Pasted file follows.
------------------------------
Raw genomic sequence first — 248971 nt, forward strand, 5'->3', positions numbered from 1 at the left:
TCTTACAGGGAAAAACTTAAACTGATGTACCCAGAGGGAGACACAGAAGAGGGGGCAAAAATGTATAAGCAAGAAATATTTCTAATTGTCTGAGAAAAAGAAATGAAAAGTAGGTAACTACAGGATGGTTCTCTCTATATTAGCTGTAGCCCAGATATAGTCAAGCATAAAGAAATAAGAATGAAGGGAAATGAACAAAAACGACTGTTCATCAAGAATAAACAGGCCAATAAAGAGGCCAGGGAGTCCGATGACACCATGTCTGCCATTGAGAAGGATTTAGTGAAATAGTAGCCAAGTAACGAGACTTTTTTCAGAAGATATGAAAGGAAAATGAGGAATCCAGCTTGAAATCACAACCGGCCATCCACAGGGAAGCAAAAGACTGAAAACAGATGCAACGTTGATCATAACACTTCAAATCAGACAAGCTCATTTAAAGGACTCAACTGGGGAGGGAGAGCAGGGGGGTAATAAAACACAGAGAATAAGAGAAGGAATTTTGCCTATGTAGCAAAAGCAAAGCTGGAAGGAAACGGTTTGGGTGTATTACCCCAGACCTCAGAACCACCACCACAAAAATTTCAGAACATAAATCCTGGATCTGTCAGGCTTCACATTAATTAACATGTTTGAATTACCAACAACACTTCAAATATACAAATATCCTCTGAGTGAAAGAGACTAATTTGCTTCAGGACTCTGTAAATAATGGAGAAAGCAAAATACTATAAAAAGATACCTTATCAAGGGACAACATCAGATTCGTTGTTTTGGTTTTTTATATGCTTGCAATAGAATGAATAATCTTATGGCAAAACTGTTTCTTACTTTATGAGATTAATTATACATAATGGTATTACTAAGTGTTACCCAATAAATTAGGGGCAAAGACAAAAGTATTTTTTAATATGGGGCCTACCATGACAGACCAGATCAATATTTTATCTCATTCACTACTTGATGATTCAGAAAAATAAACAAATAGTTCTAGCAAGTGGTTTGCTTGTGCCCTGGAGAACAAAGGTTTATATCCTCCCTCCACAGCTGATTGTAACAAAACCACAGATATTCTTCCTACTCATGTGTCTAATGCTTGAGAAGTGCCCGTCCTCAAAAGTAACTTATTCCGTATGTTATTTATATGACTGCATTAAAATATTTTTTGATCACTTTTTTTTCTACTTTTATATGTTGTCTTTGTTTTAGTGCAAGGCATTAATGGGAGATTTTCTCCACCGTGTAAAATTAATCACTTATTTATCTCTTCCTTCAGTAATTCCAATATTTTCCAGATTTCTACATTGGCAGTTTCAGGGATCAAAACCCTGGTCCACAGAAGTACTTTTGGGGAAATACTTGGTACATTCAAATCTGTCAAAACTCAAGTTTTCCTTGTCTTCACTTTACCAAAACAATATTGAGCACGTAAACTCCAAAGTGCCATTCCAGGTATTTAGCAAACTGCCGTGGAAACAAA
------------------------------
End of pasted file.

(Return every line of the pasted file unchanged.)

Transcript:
Raw genomic sequence first — 248971 nt, forward strand, 5'->3', positions numbered from 1 at the left:
TCTTACAGGGAAAAACTTAAACTGATGTACCCAGAGGGAGACACAGAAGAGGGGGCAAAAATGTATAAGCAAGAAATATTTCTAATTGTCTGAGAAAAAGAAATGAAAAGTAGGTAACTACAGGATGGTTCTCTCTATATTAGCTGTAGCCCAGATATAGTCAAGCATAAAGAAATAAGAATGAAGGGAAATGAACAAAAACGACTGTTCATCAAGAATAAACAGGCCAATAAAGAGGCCAGGGAGTCCGATGACACCATGTCTGCCATTGAGAAGGATTTAGTGAAATAGTAGCCAAGTAACGAGACTTTTTTCAGAAGATATGAAAGGAAAATGAGGAATCCAGCTTGAAATCACAACCGGCCATCCACAGGGAAGCAAAAGACTGAAAACAGATGCAACGTTGATCATAACACTTCAAATCAGACAAGCTCATTTAAAGGACTCAACTGGGGAGGGAGAGCAGGGGGGTAATAAAACACAGAGAATAAGAGAAGGAATTTTGCCTATGTAGCAAAAGCAAAGCTGGAAGGAAACGGTTTGGGTGTATTACCCCAGACCTCAGAACCACCACCACAAAAATTTCAGAACATAAATCCTGGATCTGTCAGGCTTCACATTAATTAACATGTTTGAATTACCAACAACACTTCAAATATACAAATATCCTCTGAGTGAAAGAGACTAATTTGCTTCAGGACTCTGTAAATAATGGAGAAAGCAAAATACTATAAAAAGATACCTTATCAAGGGACAACATCAGATTCGTTGTTTTGGTTTTTTATATGCTTGCAATAGAATGAATAATCTTATGGCAAAACTGTTTCTTACTTTATGAGATTAATTATACATAATGGTATTACTAAGTGTTACCCAATAAATTAGGGGCAAAGACAAAAGTATTTTTTAATATGGGGCCTACCATGACAGACCAGATCAATATTTTATCTCATTCACTACTTGATGATTCAGAAAAATAAACAAATAGTTCTAGCAAGTGGTTTGCTTGTGCCCTGGAGAACAAAGGTTTATATCCTCCCTCCACAGCTGATTGTAACAAAACCACAGATATTCTTCCTACTCATGTGTCTAATGCTTGAGAAGTGCCCGTCCTCAAAAGTAACTTATTCCGTATGTTATTTATATGACTGCATTAAAATATTTTTTGATCACTTTTTTTTCTACTTTTATATGTTGTCTTTGTTTTAGTGCAAGGCATTAATGGGAGATTTTCTCCACCGTGTAAAATTAATCACTTATTTATCTCTTCCTTCAGTAATTCCAATATTTTCCAGATTTCTACATTGGCAGTTTCAGGGATCAAAACCCTGGTCCACAGAAGTACTTTTGGGGAAATACTTGGTACATTCAAATCTGTCAAAACTCAAGTTTTCCTTGTCTTCACTTTACCAAAACAATATTGAGCACGTAAACTCCAAAGTGCCATTCCAGGTATTTAGCAAACTGCCGTGGAAACAAA